Duluth woman shares scam story to warn others

Lillyana Moen had never heard of a scam involving money transfer app Zelle until it happened to her.

"I was actually at work, picking up a client, and I got a phone call from a random number. Didn’t answer it," she said. "Got another phone call, and I answered it, and they said, ‘This is the U.S. Bank fraud department.’"

She had a feeling there was something off, so she hung up and Googled the phone number. Sure enough, it was the fraud line for U.S. Bank.

When they called a third time, Moen said they verified her name, birthday, address, and email. She said they then told her somebody was trying to get into her account. She told them to do what they needed to secure it.

"And they’re like, ‘OK, well, you’re going to go onto Zelle and send this payment. And it’s not going to leave your bank account. It’s going to stay in your bank account. But we need it to find the people,’" Moen said.

She sent $3,500 and then asked what the next steps were. They hung up.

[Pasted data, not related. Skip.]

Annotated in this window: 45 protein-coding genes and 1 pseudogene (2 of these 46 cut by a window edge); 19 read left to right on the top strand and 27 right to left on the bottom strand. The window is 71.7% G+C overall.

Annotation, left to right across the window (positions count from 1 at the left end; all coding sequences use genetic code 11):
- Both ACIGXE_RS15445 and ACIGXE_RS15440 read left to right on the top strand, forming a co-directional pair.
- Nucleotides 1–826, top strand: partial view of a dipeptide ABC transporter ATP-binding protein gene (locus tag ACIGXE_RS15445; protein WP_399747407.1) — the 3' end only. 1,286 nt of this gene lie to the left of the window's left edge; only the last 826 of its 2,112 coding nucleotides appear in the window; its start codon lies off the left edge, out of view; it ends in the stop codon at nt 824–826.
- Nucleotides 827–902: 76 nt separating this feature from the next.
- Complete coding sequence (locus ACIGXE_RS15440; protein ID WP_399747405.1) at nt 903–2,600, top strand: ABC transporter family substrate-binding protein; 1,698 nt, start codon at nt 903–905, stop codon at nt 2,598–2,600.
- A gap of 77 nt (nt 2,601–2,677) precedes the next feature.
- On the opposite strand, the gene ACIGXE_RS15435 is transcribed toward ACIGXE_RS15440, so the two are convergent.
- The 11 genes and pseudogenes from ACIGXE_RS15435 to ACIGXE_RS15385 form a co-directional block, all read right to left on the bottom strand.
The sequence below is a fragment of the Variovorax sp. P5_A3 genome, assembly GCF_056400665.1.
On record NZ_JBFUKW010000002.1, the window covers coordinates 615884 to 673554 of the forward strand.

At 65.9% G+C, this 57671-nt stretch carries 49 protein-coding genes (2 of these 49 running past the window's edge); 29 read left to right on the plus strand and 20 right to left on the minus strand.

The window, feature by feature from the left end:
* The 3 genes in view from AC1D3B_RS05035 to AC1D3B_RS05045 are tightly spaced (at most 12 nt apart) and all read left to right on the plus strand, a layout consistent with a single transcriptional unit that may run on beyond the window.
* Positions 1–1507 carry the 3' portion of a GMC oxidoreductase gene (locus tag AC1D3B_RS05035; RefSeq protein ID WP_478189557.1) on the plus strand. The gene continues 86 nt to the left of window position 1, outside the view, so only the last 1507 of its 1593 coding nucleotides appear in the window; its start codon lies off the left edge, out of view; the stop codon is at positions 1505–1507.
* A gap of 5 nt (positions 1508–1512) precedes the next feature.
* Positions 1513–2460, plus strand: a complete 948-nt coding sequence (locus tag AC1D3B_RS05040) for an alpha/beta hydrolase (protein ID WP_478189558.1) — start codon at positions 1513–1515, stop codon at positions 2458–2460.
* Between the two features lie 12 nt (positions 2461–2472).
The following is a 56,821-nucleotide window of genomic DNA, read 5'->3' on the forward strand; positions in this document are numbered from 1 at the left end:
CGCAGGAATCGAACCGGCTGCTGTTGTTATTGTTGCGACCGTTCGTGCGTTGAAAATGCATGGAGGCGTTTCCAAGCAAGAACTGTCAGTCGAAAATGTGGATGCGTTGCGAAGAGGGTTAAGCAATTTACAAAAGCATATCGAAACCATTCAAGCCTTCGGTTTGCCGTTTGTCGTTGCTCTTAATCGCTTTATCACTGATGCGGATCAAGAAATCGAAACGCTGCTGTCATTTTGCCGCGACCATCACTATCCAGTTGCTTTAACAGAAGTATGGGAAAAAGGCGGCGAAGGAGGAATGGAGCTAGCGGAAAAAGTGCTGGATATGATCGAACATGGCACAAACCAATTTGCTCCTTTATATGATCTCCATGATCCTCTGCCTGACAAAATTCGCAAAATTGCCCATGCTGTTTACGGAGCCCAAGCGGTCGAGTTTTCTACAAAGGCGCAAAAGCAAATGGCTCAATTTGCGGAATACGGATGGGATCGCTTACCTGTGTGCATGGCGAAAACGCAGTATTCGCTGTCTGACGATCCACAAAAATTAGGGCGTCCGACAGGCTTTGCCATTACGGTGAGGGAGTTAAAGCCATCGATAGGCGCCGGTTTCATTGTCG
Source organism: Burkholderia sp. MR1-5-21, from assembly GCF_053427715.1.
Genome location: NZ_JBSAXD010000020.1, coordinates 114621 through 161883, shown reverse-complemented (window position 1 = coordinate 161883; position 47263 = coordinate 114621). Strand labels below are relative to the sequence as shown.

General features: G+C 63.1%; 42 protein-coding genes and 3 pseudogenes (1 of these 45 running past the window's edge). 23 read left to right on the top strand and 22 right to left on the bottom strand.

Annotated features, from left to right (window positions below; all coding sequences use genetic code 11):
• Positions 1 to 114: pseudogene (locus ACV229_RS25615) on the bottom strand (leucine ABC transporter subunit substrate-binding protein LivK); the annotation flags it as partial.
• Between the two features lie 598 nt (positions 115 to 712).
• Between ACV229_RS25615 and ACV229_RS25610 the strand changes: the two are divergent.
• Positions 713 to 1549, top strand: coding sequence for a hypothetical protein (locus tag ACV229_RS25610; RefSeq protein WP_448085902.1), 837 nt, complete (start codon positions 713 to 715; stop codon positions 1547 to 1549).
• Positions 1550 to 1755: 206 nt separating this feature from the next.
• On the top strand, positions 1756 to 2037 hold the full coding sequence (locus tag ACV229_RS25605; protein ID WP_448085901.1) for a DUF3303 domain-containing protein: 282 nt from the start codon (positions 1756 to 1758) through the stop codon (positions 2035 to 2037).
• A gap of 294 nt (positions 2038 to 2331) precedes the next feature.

When she called back, she got the real U.S. Bank fraud department. They eventually opened an investigation, but Moen’s claim was denied.

"They said because I authorized it, I sent it over, that technically doesn’t fall under the fraud umbrella," Moen said.

According to the National Consumers League, that’s true. Under current federal regulations, banks are not liable.

Moen is out the $3,500, money set aside as the 21-year-old plans her wedding and is in the process of buying a house.

"I never thought that it would happen to me. I thought I would be smart enough to avoid a scammer," she said. "But it happens. They’re really, really good."

She said she’ll be OK and will work to save up the money again. Now, she tells people to avoid Zelle altogether, to ignore unknown phone calls, and if there is a concern about fraud to take care of it in person at a local branch.

"I just think it’s frustrating, like if this is how people are making money, that blows my mind," she said. "And I’m able to save money, I’m able to get that money back with work and stuff, but there’s other people who aren’t."

A U.S. Bank representative said they could not comment on Moen’s personal situation but offered this statement:

"At U.S. Bank, we take fraud complaints seriously and have fraud monitoring techniques in place to help protect customers. We remind consumers to be vigilant in watching their accounts for suspicious activity. We have a 24-hour fraud hotline (877.595.6256) and share tips on our website to help consumers spot financial scams and learn what to do if they’ve been targeted."